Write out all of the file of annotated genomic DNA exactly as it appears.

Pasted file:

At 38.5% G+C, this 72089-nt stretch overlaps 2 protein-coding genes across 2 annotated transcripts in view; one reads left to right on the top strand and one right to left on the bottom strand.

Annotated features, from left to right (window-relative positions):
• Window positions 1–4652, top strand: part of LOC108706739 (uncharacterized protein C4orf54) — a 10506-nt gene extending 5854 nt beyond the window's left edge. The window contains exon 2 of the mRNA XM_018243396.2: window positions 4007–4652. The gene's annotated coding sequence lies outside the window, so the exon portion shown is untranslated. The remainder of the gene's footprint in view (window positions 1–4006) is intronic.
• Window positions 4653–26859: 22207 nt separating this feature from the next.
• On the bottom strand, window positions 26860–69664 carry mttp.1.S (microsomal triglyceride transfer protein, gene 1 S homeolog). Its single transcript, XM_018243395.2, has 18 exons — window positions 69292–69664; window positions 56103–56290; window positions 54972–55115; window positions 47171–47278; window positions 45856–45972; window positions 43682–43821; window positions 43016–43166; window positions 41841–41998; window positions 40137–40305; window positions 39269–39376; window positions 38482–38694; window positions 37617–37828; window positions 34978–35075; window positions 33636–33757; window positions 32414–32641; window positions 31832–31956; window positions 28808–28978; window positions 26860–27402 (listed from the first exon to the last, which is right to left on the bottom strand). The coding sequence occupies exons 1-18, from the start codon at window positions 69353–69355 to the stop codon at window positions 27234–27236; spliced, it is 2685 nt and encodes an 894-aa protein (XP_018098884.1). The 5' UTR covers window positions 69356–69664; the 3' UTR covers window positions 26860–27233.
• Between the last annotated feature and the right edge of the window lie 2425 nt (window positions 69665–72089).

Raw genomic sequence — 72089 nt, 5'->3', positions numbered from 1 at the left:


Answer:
At 38.5% G+C, this 72089-nt stretch overlaps 2 protein-coding genes across 2 annotated transcripts in view; one reads left to right on the top strand and one right to left on the bottom strand.

Annotated features, from left to right (window-relative positions):
• Window positions 1–4652, top strand: part of LOC108706739 (uncharacterized protein C4orf54) — a 10506-nt gene extending 5854 nt beyond the window's left edge. The window contains exon 2 of the mRNA XM_018243396.2: window positions 4007–4652. The gene's annotated coding sequence lies outside the window, so the exon portion shown is untranslated. The remainder of the gene's footprint in view (window positions 1–4006) is intronic.
• Window positions 4653–26859: 22207 nt separating this feature from the next.
• On the bottom strand, window positions 26860–69664 carry mttp.1.S (microsomal triglyceride transfer protein, gene 1 S homeolog). Its single transcript, XM_018243395.2, has 18 exons — window positions 69292–69664; window positions 56103–56290; window positions 54972–55115; window positions 47171–47278; window positions 45856–45972; window positions 43682–43821; window positions 43016–43166; window positions 41841–41998; window positions 40137–40305; window positions 39269–39376; window positions 38482–38694; window positions 37617–37828; window positions 34978–35075; window positions 33636–33757; window positions 32414–32641; window positions 31832–31956; window positions 28808–28978; window positions 26860–27402 (listed from the first exon to the last, which is right to left on the bottom strand). The coding sequence occupies exons 1-18, from the start codon at window positions 69353–69355 to the stop codon at window positions 27234–27236; spliced, it is 2685 nt and encodes an 894-aa protein (XP_018098884.1). The 5' UTR covers window positions 69356–69664; the 3' UTR covers window positions 26860–27233.
• Between the last annotated feature and the right edge of the window lie 2425 nt (window positions 69665–72089).

Raw genomic sequence — 72089 nt, 5'->3', positions numbered from 1 at the left: